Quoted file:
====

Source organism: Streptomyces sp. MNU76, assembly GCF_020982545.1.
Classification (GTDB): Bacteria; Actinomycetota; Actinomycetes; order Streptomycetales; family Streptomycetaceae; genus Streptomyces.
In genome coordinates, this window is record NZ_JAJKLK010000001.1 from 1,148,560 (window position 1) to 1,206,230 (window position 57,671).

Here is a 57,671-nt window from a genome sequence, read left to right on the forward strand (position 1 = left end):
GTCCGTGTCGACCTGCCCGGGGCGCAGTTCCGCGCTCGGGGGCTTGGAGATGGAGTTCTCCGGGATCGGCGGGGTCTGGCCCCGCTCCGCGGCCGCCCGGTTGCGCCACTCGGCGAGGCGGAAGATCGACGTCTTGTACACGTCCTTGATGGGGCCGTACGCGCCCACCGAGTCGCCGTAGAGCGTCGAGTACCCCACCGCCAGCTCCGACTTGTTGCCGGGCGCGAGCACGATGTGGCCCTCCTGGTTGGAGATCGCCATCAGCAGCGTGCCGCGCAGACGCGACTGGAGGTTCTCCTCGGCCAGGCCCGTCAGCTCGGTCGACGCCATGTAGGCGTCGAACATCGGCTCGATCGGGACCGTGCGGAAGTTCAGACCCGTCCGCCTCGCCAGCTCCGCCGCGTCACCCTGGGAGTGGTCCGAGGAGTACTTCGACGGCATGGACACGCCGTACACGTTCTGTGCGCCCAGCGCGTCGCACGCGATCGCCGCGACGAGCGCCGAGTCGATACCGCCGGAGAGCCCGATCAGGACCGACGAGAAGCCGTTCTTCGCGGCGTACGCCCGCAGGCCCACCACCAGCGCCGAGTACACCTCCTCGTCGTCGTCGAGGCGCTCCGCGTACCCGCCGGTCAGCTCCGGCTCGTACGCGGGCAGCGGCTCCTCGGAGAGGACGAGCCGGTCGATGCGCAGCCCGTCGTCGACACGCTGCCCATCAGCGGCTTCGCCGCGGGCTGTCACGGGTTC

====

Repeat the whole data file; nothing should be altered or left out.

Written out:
Source organism: Streptomyces sp. MNU76, assembly GCF_020982545.1.
Classification (GTDB): Bacteria; Actinomycetota; Actinomycetes; order Streptomycetales; family Streptomycetaceae; genus Streptomyces.
In genome coordinates, this window is record NZ_JAJKLK010000001.1 from 1,148,560 (window position 1) to 1,206,230 (window position 57,671).

Here is a 57,671-nt window from a genome sequence, read left to right on the forward strand (position 1 = left end):
GTCCGTGTCGACCTGCCCGGGGCGCAGTTCCGCGCTCGGGGGCTTGGAGATGGAGTTCTCCGGGATCGGCGGGGTCTGGCCCCGCTCCGCGGCCGCCCGGTTGCGCCACTCGGCGAGGCGGAAGATCGACGTCTTGTACACGTCCTTGATGGGGCCGTACGCGCCCACCGAGTCGCCGTAGAGCGTCGAGTACCCCACCGCCAGCTCCGACTTGTTGCCGGGCGCGAGCACGATGTGGCCCTCCTGGTTGGAGATCGCCATCAGCAGCGTGCCGCGCAGACGCGACTGGAGGTTCTCCTCGGCCAGGCCCGTCAGCTCGGTCGACGCCATGTAGGCGTCGAACATCGGCTCGATCGGGACCGTGCGGAAGTTCAGACCCGTCCGCCTCGCCAGCTCCGCCGCGTCACCCTGGGAGTGGTCCGAGGAGTACTTCGACGGCATGGACACGCCGTACACGTTCTGTGCGCCCAGCGCGTCGCACGCGATCGCCGCGACGAGCGCCGAGTCGATACCGCCGGAGAGCCCGATCAGGACCGACGAGAAGCCGTTCTTCGCGGCGTACGCCCGCAGGCCCACCACCAGCGCCGAGTACACCTCCTCGTCGTCGTCGAGGCGCTCCGCGTACCCGCCGGTCAGCTCCGGCTCGTACGCGGGCAGCGGCTCCTCGGAGAGGACGAGCCGGTCGATGCGCAGCCCGTCGTCGACACGCTGCCCATCAGCGGCTTCGCCGCGGGCTGTCACGGGTTC